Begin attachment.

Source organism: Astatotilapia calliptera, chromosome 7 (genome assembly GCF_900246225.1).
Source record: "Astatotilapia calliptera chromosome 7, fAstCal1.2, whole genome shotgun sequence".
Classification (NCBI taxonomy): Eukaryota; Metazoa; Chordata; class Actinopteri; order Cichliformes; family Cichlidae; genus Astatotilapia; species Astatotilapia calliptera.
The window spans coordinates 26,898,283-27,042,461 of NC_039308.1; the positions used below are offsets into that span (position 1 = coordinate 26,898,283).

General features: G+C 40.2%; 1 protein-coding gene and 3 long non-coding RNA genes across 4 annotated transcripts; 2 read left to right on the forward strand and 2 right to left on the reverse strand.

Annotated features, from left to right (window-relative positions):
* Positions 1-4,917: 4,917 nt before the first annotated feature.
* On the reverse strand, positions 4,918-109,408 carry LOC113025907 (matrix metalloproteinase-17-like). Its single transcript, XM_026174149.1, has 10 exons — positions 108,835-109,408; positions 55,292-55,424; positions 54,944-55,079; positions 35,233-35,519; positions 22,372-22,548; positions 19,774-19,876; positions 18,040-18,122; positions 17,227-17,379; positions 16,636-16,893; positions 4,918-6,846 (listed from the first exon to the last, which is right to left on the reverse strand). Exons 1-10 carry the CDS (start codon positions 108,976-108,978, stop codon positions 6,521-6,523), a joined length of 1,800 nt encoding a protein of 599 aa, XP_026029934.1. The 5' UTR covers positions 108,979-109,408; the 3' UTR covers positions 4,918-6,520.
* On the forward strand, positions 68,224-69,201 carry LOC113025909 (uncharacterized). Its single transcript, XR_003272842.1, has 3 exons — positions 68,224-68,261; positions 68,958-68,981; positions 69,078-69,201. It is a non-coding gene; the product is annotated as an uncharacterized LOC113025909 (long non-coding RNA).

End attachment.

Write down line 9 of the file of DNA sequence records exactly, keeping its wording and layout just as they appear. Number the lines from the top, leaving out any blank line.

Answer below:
* On the forward strand, positions 68,224-69,201 carry LOC113025909 (uncharacterized). Its single transcript, XR_003272842.1, has 3 exons — positions 68,224-68,261; positions 68,958-68,981; positions 69,078-69,201. It is a non-coding gene; the product is annotated as an uncharacterized LOC113025909 (long non-coding RNA).